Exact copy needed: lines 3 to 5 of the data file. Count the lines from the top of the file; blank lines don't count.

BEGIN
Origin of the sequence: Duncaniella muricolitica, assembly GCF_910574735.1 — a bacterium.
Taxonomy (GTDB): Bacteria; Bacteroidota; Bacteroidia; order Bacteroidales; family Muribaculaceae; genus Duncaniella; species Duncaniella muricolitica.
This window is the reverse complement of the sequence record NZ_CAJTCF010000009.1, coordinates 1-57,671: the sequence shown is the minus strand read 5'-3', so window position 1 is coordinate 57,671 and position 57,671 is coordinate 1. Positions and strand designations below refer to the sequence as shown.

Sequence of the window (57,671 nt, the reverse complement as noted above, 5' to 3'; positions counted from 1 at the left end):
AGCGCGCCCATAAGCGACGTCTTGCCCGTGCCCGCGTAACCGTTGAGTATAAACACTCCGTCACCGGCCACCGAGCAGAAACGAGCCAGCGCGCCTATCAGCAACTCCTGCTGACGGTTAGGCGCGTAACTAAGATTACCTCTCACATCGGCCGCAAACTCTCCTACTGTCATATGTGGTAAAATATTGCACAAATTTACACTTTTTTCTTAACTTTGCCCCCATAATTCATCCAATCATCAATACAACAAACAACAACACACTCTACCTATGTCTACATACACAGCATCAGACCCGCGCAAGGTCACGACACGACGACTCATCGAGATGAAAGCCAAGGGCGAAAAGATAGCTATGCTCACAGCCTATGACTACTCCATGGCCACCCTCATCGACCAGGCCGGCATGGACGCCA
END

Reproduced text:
This window is the reverse complement of the sequence record NZ_CAJTCF010000009.1, coordinates 1-57,671: the sequence shown is the minus strand read 5'-3', so window position 1 is coordinate 57,671 and position 57,671 is coordinate 1. Positions and strand designations below refer to the sequence as shown.

Sequence of the window (57,671 nt, the reverse complement as noted above, 5' to 3'; positions counted from 1 at the left end):
AGCGCGCCCATAAGCGACGTCTTGCCCGTGCCCGCGTAACCGTTGAGTATAAACACTCCGTCACCGGCCACCGAGCAGAAACGAGCCAGCGCGCCTATCAGCAACTCCTGCTGACGGTTAGGCGCGTAACTAAGATTACCTCTCACATCGGCCGCAAACTCTCCTACTGTCATATGTGGTAAAATATTGCACAAATTTACACTTTTTTCTTAACTTTGCCCCCATAATTCATCCAATCATCAATACAACAAACAACAACACACTCTACCTATGTCTACATACACAGCATCAGACCCGCGCAAGGTCACGACACGACGACTCATCGAGATGAAAGCCAAGGGCGAAAAGATAGCTATGCTCACAGCCTATGACTACTCCATGGCCACCCTCATCGACCAGGCCGGCATGGACGCCA